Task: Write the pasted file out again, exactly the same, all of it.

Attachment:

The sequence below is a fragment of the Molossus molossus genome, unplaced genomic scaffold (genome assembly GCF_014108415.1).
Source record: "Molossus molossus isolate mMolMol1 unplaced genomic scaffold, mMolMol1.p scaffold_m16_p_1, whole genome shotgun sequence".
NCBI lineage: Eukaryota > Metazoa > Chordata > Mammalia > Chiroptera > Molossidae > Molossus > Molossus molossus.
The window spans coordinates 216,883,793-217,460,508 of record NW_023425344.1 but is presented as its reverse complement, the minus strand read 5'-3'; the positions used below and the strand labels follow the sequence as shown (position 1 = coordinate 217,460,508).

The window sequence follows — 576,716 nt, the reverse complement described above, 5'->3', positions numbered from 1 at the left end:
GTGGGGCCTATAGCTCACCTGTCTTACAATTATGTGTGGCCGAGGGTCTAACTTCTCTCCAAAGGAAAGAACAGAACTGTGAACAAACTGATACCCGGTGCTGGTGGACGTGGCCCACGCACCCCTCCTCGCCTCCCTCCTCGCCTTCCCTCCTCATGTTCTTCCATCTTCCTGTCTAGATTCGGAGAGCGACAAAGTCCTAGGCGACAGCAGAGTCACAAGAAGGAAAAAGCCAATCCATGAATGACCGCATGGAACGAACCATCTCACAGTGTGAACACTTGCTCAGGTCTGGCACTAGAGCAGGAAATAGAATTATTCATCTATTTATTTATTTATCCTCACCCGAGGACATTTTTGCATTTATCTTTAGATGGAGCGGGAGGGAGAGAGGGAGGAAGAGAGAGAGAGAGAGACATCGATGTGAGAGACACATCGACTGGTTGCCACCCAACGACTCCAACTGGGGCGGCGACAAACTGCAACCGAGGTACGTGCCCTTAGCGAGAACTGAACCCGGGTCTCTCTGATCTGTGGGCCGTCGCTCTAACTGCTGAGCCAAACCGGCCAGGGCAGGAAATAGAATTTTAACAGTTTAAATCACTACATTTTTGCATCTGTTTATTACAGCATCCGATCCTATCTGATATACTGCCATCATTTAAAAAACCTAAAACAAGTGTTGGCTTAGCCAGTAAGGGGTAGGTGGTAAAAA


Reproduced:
The sequence below is a fragment of the Molossus molossus genome, unplaced genomic scaffold (genome assembly GCF_014108415.1).
Source record: "Molossus molossus isolate mMolMol1 unplaced genomic scaffold, mMolMol1.p scaffold_m16_p_1, whole genome shotgun sequence".
NCBI lineage: Eukaryota > Metazoa > Chordata > Mammalia > Chiroptera > Molossidae > Molossus > Molossus molossus.
The window spans coordinates 216,883,793-217,460,508 of record NW_023425344.1 but is presented as its reverse complement, the minus strand read 5'-3'; the positions used below and the strand labels follow the sequence as shown (position 1 = coordinate 217,460,508).

The window sequence follows — 576,716 nt, the reverse complement described above, 5'->3', positions numbered from 1 at the left end:
GTGGGGCCTATAGCTCACCTGTCTTACAATTATGTGTGGCCGAGGGTCTAACTTCTCTCCAAAGGAAAGAACAGAACTGTGAACAAACTGATACCCGGTGCTGGTGGACGTGGCCCACGCACCCCTCCTCGCCTCCCTCCTCGCCTTCCCTCCTCATGTTCTTCCATCTTCCTGTCTAGATTCGGAGAGCGACAAAGTCCTAGGCGACAGCAGAGTCACAAGAAGGAAAAAGCCAATCCATGAATGACCGCATGGAACGAACCATCTCACAGTGTGAACACTTGCTCAGGTCTGGCACTAGAGCAGGAAATAGAATTATTCATCTATTTATTTATTTATCCTCACCCGAGGACATTTTTGCATTTATCTTTAGATGGAGCGGGAGGGAGAGAGGGAGGAAGAGAGAGAGAGAGAGACATCGATGTGAGAGACACATCGACTGGTTGCCACCCAACGACTCCAACTGGGGCGGCGACAAACTGCAACCGAGGTACGTGCCCTTAGCGAGAACTGAACCCGGGTCTCTCTGATCTGTGGGCCGTCGCTCTAACTGCTGAGCCAAACCGGCCAGGGCAGGAAATAGAATTTTAACAGTTTAAATCACTACATTTTTGCATCTGTTTATTACAGCATCCGATCCTATCTGATATACTGCCATCATTTAAAAAACCTAAAACAAGTGTTGGCTTAGCCAGTAAGGGGTAGGTGGTAAAAA